Last Thursday, Nov. 2, Mga Manananggol Laban sa Extrajudicial Killings was launched. Manlaban is broad, non-partisan alliance of lawyers and law students that is focused on stopping extrajudical killings and making sure that those responsible for EJKs are held responsible.
I am one of the convenors of the group, which includes statesmen like Senator Rene Saguisag and former UP Law Dean and prominent constitutionalist Dean Pacifico Agabin. Other convenors are Edre Olalia and Neri Colmenares of the National Union of People’s Lawyers, Dean Jose Manuel Diokno of the De La Salle University College of Law and chair of the Free Legal Assistance Group; Dean Ernesto Maceda Jr. former law dean of the Pamantasan ng Lungsod ng Maynila; June Ambrosio, who heads the Integrated Bar of the Philippines National Center for Legal Aid; former congressman and human rights lawyer Erin Tañada; Commissioner Roberto Cadiz of the Commission on Human Rights; professors Victoria Avena and Roel Pulido; Rachel Pastores of the Public Interest Law Center; feminist lawyer Evalyn Ursua, and Judge Cleto Villacorta III.
Aside from prominent lawyers, student representatives from the Association of Law Students in the Philippines, Paralegal Volunteers Organization–UP Diliman, NUPL-UP Diliman, and the UP Diliman College of Law Student Government were also at the launch. The fight against EJKs needs to be scaled up. We need many paralegals for this work. We also have to link up with Church groups and other stakeholders to win this.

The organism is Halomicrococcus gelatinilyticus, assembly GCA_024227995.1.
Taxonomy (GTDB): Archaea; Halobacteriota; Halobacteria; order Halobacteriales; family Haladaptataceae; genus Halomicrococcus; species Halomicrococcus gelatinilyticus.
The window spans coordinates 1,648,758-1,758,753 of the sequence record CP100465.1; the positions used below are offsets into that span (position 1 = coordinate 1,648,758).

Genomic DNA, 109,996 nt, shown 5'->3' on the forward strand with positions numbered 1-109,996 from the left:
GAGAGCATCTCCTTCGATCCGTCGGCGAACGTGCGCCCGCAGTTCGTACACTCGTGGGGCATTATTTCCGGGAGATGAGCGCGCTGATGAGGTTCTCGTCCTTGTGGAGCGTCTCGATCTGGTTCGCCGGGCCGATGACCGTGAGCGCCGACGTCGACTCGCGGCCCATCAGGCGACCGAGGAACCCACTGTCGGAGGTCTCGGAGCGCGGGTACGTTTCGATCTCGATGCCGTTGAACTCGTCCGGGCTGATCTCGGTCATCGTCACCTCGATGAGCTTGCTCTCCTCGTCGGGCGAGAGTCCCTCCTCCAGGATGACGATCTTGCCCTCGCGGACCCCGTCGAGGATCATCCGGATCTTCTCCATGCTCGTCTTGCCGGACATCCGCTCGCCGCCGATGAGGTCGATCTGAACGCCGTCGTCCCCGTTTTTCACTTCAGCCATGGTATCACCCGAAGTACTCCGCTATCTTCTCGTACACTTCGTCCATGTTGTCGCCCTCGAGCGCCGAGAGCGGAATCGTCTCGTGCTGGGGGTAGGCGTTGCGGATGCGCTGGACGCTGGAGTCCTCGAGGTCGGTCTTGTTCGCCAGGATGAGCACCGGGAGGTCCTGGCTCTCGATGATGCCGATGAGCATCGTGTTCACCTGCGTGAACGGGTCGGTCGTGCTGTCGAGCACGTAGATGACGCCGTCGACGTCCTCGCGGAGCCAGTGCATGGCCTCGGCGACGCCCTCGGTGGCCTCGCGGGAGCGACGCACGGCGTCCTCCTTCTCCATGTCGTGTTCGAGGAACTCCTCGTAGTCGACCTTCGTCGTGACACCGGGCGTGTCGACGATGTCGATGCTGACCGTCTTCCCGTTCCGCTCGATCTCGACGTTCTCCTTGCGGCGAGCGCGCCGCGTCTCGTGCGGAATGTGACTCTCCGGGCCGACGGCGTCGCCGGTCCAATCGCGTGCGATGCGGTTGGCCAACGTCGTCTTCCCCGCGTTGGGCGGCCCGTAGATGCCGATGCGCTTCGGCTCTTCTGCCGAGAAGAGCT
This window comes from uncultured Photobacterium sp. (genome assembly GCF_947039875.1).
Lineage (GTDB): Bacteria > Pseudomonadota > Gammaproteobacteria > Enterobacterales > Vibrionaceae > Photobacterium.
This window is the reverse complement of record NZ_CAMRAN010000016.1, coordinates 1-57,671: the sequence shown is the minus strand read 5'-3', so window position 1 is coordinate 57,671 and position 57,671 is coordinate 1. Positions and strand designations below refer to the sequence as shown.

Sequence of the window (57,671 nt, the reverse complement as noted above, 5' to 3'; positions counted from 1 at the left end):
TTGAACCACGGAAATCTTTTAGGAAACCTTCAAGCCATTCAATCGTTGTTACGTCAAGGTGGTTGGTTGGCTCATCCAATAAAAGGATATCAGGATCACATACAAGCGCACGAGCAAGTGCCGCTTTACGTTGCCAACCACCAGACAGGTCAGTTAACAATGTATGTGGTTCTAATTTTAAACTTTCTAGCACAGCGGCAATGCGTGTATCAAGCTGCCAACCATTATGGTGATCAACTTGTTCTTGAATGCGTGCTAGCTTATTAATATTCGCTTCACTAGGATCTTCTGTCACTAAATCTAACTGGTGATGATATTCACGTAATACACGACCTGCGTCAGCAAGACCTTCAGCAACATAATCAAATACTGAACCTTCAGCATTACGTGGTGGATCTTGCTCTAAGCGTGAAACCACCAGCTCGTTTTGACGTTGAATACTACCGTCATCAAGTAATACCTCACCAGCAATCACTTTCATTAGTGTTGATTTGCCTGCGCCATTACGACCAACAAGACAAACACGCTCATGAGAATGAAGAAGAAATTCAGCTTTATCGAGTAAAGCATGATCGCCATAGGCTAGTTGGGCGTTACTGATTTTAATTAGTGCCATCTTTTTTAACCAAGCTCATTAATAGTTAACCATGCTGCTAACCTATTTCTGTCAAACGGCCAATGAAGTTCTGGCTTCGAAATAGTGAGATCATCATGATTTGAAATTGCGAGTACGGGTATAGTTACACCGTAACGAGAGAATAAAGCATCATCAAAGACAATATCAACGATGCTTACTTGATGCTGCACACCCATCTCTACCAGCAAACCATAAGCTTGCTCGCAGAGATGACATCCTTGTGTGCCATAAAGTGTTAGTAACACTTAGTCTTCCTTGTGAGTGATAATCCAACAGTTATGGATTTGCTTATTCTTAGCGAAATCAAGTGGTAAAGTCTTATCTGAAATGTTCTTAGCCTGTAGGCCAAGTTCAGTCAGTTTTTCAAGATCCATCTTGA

During the launch, I was asked how we would react if newly appointed Presidentual Spokesman Harry Roque would throw hollow blocks at us. I said we would throw back pan de sal. I actually wasn’t joking when I said that as we we were in Kamuning Bakery, so it was the right metaphor. Both Dean Agabin and I have known Secretary Roque for decades and consider him our friend. We will not needlessly criticize him. He will have to do his job; we will do ours. But human rights definitely is not something we should fight and throw hollow blocs over. I consider convening Manlaban as a patriotic act, an act that helps the government and it helps the state in stopping EJKs.
I am glad that Secretary Roque welcomed the formation of our alliance. He has been quoted as saying we could help the government determine whether EJKs were actually taking place. We will gladly do that. But definitely we are not an opposition alliance. In fact when I was asked last Thursday if we will work to have Duterte impeached, I immediately said no. Our priority is to stop the killings. It’s not acceptable to those whose profession is the advocacy of justice to have EJKs done with immunity. In my view, EJKs are also not an invention of the Duterte administration. We have seen journalists, activists, Lumad leaders, etc. killed under the Aquino and Arroyo administrations. But the scale is different now and because the victims are the poorest in our society, they happen to be the most powerless and need lawyers the most.
There are already many initiatives to fight EJKs. Among lawyers, Centerlaw (co-founded by Roque), FLAG, NUPL, and the IBP have assisted families of victims. Cases have been filed and will continue to be filed. Manlaban will hopefully help scale up this effort. Let it not be said that the legal profession stood idle by while many of our poor countrymen were killed.
As Dean Agabin pointed out in the Manlaban launch, the war against illegal drugs is not a war because it is one sided and the poor victims are not fighting back. This point was well illustrated by the story shared during the launch by Niks Bisuña whose brother Angelo was brutally tortured and executed in a Caloocan jail (the claim is that he died of an infection which the Bisuña family denies).
Below are excerpts from the MANLABAN SA EJK Unity Statement: